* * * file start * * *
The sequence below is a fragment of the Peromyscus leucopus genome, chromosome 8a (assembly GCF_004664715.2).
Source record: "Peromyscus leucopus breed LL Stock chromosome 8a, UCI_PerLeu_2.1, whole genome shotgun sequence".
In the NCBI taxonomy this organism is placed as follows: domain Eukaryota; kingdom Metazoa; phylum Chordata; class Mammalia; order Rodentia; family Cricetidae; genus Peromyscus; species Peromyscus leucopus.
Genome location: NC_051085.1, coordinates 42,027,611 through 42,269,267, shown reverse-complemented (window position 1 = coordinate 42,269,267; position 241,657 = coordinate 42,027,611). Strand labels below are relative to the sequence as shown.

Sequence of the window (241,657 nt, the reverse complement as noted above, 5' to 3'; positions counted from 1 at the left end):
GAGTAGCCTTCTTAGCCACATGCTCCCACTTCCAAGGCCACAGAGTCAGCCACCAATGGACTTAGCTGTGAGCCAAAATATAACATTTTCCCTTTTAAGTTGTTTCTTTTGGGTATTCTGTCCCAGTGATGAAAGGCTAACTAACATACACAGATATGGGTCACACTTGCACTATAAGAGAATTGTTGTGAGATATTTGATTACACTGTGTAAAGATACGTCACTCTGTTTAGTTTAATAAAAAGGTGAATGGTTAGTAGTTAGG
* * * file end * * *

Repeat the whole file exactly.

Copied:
The sequence below is a fragment of the Peromyscus leucopus genome, chromosome 8a (assembly GCF_004664715.2).
Source record: "Peromyscus leucopus breed LL Stock chromosome 8a, UCI_PerLeu_2.1, whole genome shotgun sequence".
In the NCBI taxonomy this organism is placed as follows: domain Eukaryota; kingdom Metazoa; phylum Chordata; class Mammalia; order Rodentia; family Cricetidae; genus Peromyscus; species Peromyscus leucopus.
Genome location: NC_051085.1, coordinates 42,027,611 through 42,269,267, shown reverse-complemented (window position 1 = coordinate 42,269,267; position 241,657 = coordinate 42,027,611). Strand labels below are relative to the sequence as shown.

Sequence of the window (241,657 nt, the reverse complement as noted above, 5' to 3'; positions counted from 1 at the left end):
GAGTAGCCTTCTTAGCCACATGCTCCCACTTCCAAGGCCACAGAGTCAGCCACCAATGGACTTAGCTGTGAGCCAAAATATAACATTTTCCCTTTTAAGTTGTTTCTTTTGGGTATTCTGTCCCAGTGATGAAAGGCTAACTAACATACACAGATATGGGTCACACTTGCACTATAAGAGAATTGTTGTGAGATATTTGATTACACTGTGTAAAGATACGTCACTCTGTTTAGTTTAATAAAAAGGTGAATGGTTAGTAGTTAGG